Foster said he is looking into his legal options as of now. According to Powers, the transit agency’s independent police auditor is investigating the incident.

See what others are saying: (Fox News) (NBC Bay Area) (CNN)

Continue Reading

U.S.

ABC News Defends Its Epstein Coverage After Anchor Blasts the Network in Leaked Video

Published

on

  • In video leaked by Project Veritas, ABC anchor Amy Robach is seen criticizing the network for not airing a 2015 interview with one of Jeffrey Epstein’s most prominent accusers, Virginia Roberts Giuffre.
  • “She told me everything,” Robach said in the video. “She had pictures, she had everything. She was in hiding for 12 years. We convinced her to come out. We convinced her to talk to us. It was unbelievable what we had.”
  • Both ABC and Robach now say the network, at the time, could not corroborate the evidence presented in the interview but continued to investigate and report on Epstein.

Project Veritas Leak

ABC News is defending its decision to not air a 2015 interview with a prominent accuser of Jeffrey Epstein after a leaked video showed anchor Amy Robach blasting the network for the decision.

In the video leaked Tuesday by the right-wing activist group Project Veritas, Robach — caught on a hot mic — told an off-camera employee about how she had worked for three years to convince ABC to air the interview with Virginia Giuffre, then Virginia Roberts.

“She told me everything,” Robach said. “She had pictures, she had everything. She was in hiding for 12 years. We convinced her to come out. We convinced her to talk to us. It was unbelievable what we had: Clinton, we had everything. I tried for three years to get it on to no avail and now it’s all coming out and its like these new revelations and I freaking had all of it. I’m so pissed right now. Like, every day I get more and more pissed, ’cause I’m just like, ‘Oh my God! It was — what we had, was unreal.’”

The same year as her interview with ABC, Giuffre filed a civil lawsuit against Epstein claiming that he had held her as a teenage sex slave. She also claimed that, among other people, Epstein trafficked her to the United Kingdom’s Prince Andrew.

Following the accusation, both Prince Andrew and Buckingham Palace denied the claim, calling it “false” and “without foundation;” however, the two are known to have met at some point, with a photo showing Prince Andrew and a then-17-year-old Giuffre side-by-side. In the photo, the prince holds her midriff while she wears a crop top.

Source: Florida Southern District Court

In fact, in her castigation of ABC’s handling of the interview, Robach references the situation with Prince Andrew. 

“First of all, I was told, ‘Who was Jeffrey Epstein? No one knows who that is. This is a stupid story,’” she said. “Then the palace found out that we had her whole allegations about Prince Andrew and threatened us a million different ways. We were so afraid we wouldn’t be able to interview Kate and Will that we, that also quashed the story.”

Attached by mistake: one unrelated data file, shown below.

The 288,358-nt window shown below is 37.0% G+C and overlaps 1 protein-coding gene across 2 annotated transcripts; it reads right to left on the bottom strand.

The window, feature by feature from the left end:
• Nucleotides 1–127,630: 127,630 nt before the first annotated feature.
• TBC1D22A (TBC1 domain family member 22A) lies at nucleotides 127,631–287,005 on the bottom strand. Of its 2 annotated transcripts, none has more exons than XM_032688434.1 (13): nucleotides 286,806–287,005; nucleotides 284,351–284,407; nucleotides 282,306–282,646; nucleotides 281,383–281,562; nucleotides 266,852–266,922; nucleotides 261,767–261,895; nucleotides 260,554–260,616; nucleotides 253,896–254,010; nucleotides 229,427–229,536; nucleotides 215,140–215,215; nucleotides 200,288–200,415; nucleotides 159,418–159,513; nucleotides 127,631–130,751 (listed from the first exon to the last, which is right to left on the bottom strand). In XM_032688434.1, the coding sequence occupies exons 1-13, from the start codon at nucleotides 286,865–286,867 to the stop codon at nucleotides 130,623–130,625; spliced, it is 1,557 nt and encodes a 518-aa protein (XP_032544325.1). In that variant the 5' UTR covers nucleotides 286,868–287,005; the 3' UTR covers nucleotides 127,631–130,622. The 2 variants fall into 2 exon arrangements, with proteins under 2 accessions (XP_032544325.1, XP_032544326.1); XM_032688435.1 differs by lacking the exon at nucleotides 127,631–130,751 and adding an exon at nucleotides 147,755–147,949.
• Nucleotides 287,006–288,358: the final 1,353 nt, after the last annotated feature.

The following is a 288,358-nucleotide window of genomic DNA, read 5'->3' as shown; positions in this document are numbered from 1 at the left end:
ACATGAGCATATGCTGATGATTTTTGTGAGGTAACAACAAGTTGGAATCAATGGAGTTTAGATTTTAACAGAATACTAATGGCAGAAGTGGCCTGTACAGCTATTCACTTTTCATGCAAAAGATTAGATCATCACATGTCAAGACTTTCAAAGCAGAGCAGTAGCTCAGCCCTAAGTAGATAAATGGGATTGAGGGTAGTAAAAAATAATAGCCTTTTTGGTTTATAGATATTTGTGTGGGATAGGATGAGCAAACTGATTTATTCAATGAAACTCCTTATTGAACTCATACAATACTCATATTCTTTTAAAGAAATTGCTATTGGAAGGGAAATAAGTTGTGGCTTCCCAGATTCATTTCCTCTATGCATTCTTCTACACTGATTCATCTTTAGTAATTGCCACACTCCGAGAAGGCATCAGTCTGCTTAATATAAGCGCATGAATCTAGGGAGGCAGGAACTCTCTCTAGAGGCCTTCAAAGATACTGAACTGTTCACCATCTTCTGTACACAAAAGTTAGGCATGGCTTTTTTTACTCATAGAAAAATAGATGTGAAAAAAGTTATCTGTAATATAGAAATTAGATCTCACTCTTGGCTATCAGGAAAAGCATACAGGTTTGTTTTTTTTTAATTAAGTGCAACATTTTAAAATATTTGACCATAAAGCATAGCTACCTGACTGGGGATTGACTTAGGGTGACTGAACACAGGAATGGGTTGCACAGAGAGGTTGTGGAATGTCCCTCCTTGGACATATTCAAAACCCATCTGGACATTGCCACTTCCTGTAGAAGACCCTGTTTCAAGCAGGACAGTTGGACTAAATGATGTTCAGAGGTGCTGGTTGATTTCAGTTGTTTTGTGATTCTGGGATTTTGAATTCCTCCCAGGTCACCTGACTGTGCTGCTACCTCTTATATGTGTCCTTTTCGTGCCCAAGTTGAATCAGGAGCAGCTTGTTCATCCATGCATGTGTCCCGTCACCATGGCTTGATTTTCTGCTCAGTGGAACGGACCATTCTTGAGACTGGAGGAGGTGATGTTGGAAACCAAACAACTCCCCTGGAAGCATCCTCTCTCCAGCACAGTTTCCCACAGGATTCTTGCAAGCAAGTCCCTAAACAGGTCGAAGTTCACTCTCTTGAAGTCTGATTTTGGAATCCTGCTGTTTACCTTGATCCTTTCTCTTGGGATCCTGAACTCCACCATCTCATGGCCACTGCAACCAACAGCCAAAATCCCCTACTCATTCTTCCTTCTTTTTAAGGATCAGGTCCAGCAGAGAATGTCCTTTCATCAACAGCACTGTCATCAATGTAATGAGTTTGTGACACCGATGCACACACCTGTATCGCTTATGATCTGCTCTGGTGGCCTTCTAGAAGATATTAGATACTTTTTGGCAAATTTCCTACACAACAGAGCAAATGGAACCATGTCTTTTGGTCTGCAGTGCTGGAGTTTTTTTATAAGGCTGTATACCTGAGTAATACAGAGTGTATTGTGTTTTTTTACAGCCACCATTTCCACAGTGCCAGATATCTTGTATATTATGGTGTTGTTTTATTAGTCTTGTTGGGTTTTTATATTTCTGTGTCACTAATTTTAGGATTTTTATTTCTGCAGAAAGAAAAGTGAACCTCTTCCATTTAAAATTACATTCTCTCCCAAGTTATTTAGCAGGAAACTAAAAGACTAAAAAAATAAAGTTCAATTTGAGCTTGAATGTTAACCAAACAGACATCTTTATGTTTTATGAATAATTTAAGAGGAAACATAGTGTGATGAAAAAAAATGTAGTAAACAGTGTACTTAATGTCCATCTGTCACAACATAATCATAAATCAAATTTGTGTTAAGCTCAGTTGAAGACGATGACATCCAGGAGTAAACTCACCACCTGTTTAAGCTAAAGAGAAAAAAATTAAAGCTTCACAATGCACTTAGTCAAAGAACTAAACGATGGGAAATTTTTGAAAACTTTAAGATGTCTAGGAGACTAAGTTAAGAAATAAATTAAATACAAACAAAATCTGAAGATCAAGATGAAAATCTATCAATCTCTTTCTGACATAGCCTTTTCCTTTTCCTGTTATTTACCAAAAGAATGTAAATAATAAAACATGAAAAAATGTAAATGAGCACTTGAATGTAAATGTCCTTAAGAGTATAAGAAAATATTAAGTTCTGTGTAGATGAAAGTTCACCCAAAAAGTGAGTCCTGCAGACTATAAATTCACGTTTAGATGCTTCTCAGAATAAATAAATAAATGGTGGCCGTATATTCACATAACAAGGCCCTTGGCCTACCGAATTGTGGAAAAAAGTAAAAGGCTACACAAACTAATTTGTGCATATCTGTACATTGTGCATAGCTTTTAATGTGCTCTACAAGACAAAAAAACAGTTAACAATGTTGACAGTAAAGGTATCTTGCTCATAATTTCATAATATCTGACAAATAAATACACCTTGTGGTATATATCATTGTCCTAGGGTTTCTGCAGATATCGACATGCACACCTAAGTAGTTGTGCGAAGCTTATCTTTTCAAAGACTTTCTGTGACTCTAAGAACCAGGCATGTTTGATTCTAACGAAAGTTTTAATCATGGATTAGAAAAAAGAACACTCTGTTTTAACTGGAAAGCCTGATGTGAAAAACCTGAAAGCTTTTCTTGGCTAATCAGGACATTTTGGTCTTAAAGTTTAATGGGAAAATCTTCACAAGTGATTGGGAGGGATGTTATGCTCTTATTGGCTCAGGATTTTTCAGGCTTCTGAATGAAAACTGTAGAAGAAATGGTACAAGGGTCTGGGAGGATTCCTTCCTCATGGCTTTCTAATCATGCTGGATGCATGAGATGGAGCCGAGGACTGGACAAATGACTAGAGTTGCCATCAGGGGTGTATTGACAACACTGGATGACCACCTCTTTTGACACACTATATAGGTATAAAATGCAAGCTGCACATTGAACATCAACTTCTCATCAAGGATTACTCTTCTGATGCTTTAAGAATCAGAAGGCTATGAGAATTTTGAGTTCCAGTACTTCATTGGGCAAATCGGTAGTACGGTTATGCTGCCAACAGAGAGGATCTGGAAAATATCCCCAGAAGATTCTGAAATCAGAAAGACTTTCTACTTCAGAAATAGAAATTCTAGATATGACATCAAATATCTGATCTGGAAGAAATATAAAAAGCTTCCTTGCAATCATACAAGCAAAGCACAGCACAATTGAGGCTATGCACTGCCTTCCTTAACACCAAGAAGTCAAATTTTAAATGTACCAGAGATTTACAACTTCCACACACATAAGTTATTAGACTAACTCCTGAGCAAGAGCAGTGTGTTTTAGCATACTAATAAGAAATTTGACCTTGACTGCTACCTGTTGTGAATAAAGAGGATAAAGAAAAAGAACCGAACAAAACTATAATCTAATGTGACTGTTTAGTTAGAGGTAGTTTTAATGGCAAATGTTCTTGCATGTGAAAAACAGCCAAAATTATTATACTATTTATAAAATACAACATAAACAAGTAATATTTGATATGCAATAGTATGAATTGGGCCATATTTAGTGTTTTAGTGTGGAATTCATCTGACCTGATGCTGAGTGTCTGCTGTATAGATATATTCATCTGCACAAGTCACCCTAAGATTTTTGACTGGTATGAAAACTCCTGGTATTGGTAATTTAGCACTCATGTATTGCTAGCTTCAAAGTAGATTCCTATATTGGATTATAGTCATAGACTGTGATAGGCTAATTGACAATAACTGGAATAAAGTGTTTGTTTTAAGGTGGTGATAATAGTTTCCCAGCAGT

The video was reportedly recorded in August, two days after NPR published a story where Giuffre told the outlet that she had spoken with ABC in 2015 but had never been told why the story didn’t air. She said, at the time, she had viewed the ABC interview as a “potential game-changer.”

“Appearing on ABC with its wide viewership would have been the first time for me to speak out against the government for basically looking the other way and to describe the anger and betrayal victims felt,” she told NPR.

Robach and ABC Exec Responds

By Tuesday evening, both ABC and Robach confirmed the footage to be real and explained why the interview never aired. According to Executive Vice President John Rouse, the network had been unable to corroborate the details of Giuffre’s claims, so it chose not to air the piece.

Notably, Rouse also said ABC never stopped investigating Epstein, which is true. The network has repeatedly published or aired stories regarding Epstein since Giuffree filed her lawsuit against him in 2015. Despite never broadcasting her interview, in July, Nightline aired an interview with two other alleged Epstein victims.

In another statement sent out by ABC, Robach backtracked from the comments she made in the leaked video.

“I was caught in a private moment of frustration,” she said. “I was upset that an important interview I had conducted with Virginia Roberts didn’t air.”

Like Rouse, she then said the interview did not meet ABC’s editorial standards. 

“My comments about Prince Andrew and her allegation that she had seen Bill Clinton on Epstein’s private island were in reference to what Virginia Roberts said in that interview in 2015,” she adds. “I was referencing her allegations — not what ABC News had verified through our reporting.”

“In the years since, no one ever told me or the team to stop reporting on Jeffrey Epstein, and we have continued to aggressively pursue this important story,” she ends the statement. 

Epstein’s Lawyer Calls ABC About the Interview

NPR’s August interview with Giuffe, however, also reveals another incident involving that 2015 interview. 

After receiving word that ABC had flown Giuffre to New York to interview her, one of Epstein’s top lawyers, Alan Dershowitz, reportedly called ABC to keep the network from going through with the story. Dershowitz said he believed he spoke with two producers and a lawyer.

“I did not want to see [Giuffre’s] credibility enhanced by ABC,” he told NPR. 

Along with Prince Andrew, Giuffre has alleged that Epstein trafficked her to Dershowitz, but he’s denied those claims.

Also in that article, unlike ABC, Julie Brown of the Miami Herald said she found Giuffre’s claims credible and went on to say there were other pieces of evidence that supported Giuffre’s story. Because of her reporting, Brown has been credited with helping to reopen and bring national attention to the Epstein case.

See what others are saying: (Axios) (Washington Post) (Page Six)

Continue Reading